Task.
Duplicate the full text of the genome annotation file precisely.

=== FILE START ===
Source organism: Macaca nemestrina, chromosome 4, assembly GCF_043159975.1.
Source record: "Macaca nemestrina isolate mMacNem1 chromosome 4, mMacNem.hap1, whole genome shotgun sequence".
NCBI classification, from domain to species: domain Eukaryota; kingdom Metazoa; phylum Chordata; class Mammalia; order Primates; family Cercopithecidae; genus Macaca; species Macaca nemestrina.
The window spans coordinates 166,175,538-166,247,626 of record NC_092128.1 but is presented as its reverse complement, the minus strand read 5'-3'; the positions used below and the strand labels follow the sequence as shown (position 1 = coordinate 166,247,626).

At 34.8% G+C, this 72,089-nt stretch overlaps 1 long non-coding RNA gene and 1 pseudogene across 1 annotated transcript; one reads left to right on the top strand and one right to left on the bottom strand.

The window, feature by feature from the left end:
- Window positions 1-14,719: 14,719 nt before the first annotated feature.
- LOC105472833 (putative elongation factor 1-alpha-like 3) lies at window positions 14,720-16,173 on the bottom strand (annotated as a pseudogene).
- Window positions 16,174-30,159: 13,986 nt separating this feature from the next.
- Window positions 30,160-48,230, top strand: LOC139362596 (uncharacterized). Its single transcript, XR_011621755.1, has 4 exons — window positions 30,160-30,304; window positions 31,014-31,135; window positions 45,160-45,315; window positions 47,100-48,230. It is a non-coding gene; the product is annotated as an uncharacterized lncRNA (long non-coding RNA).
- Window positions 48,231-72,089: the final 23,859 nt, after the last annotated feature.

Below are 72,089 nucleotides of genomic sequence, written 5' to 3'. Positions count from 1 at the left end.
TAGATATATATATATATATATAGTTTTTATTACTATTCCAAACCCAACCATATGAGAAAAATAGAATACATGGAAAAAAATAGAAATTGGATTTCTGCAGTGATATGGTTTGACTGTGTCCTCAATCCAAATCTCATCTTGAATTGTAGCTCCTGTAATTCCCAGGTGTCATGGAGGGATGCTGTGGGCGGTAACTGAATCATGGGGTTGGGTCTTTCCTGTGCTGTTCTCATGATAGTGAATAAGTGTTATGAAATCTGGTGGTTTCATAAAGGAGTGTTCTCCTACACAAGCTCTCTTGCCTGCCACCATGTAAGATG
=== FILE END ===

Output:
Source organism: Macaca nemestrina, chromosome 4, assembly GCF_043159975.1.
Source record: "Macaca nemestrina isolate mMacNem1 chromosome 4, mMacNem.hap1, whole genome shotgun sequence".
NCBI classification, from domain to species: domain Eukaryota; kingdom Metazoa; phylum Chordata; class Mammalia; order Primates; family Cercopithecidae; genus Macaca; species Macaca nemestrina.
The window spans coordinates 166,175,538-166,247,626 of record NC_092128.1 but is presented as its reverse complement, the minus strand read 5'-3'; the positions used below and the strand labels follow the sequence as shown (position 1 = coordinate 166,247,626).

At 34.8% G+C, this 72,089-nt stretch overlaps 1 long non-coding RNA gene and 1 pseudogene across 1 annotated transcript; one reads left to right on the top strand and one right to left on the bottom strand.

The window, feature by feature from the left end:
- Window positions 1-14,719: 14,719 nt before the first annotated feature.
- LOC105472833 (putative elongation factor 1-alpha-like 3) lies at window positions 14,720-16,173 on the bottom strand (annotated as a pseudogene).
- Window positions 16,174-30,159: 13,986 nt separating this feature from the next.
- Window positions 30,160-48,230, top strand: LOC139362596 (uncharacterized). Its single transcript, XR_011621755.1, has 4 exons — window positions 30,160-30,304; window positions 31,014-31,135; window positions 45,160-45,315; window positions 47,100-48,230. It is a non-coding gene; the product is annotated as an uncharacterized lncRNA (long non-coding RNA).
- Window positions 48,231-72,089: the final 23,859 nt, after the last annotated feature.

Below are 72,089 nucleotides of genomic sequence, written 5' to 3'. Positions count from 1 at the left end.
TAGATATATATATATATATATAGTTTTTATTACTATTCCAAACCCAACCATATGAGAAAAATAGAATACATGGAAAAAAATAGAAATTGGATTTCTGCAGTGATATGGTTTGACTGTGTCCTCAATCCAAATCTCATCTTGAATTGTAGCTCCTGTAATTCCCAGGTGTCATGGAGGGATGCTGTGGGCGGTAACTGAATCATGGGGTTGGGTCTTTCCTGTGCTGTTCTCATGATAGTGAATAAGTGTTATGAAATCTGGTGGTTTCATAAAGGAGTGTTCTCCTACACAAGCTCTCTTGCCTGCCACCATGTAAGATG